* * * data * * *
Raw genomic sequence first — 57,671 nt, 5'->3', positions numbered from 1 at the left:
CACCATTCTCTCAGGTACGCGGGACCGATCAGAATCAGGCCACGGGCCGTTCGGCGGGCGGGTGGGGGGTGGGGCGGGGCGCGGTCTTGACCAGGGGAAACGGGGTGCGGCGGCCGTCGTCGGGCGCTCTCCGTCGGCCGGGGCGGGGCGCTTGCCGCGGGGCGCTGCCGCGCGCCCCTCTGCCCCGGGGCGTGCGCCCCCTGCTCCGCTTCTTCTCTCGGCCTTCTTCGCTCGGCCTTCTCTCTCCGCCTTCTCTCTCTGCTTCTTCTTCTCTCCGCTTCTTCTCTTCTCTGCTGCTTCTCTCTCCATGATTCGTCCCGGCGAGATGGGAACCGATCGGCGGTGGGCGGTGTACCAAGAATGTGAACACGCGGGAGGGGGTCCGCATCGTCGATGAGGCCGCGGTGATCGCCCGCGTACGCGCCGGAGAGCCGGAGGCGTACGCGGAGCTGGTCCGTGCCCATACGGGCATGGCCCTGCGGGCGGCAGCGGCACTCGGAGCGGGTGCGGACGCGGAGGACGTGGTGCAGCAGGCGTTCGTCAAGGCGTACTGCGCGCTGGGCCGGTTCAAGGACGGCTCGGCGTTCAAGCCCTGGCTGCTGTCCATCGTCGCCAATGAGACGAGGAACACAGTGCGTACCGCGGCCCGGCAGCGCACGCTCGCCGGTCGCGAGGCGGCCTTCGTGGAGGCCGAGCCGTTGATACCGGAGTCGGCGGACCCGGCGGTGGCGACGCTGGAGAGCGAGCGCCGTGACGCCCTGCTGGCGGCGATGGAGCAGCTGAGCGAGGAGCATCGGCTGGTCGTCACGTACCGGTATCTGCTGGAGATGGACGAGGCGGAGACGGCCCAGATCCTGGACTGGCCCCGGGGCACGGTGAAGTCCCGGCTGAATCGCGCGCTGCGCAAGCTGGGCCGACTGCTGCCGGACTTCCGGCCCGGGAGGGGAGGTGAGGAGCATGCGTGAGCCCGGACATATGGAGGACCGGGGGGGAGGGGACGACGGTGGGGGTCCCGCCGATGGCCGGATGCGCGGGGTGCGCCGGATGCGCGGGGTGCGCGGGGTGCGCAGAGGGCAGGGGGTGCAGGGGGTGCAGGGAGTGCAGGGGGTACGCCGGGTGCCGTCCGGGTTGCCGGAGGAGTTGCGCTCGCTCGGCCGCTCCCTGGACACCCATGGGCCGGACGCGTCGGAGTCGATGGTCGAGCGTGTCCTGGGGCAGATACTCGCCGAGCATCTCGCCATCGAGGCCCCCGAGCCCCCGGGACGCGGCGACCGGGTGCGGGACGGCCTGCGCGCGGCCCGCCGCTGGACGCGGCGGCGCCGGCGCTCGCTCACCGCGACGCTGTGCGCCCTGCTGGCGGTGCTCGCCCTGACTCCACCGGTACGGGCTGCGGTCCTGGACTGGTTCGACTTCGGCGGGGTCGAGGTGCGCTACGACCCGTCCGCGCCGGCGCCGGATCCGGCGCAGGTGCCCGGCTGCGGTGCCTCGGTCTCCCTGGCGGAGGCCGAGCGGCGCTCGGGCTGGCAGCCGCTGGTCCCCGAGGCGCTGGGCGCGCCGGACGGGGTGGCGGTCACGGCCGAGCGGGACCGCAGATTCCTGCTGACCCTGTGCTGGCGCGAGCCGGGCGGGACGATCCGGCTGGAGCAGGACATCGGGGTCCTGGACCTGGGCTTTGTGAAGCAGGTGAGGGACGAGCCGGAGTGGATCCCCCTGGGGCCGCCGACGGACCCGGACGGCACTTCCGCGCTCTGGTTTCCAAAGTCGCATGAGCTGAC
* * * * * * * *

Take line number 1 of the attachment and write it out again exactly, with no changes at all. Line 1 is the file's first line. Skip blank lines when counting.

Raw genomic sequence first — 57,671 nt, 5'->3', positions numbered from 1 at the left: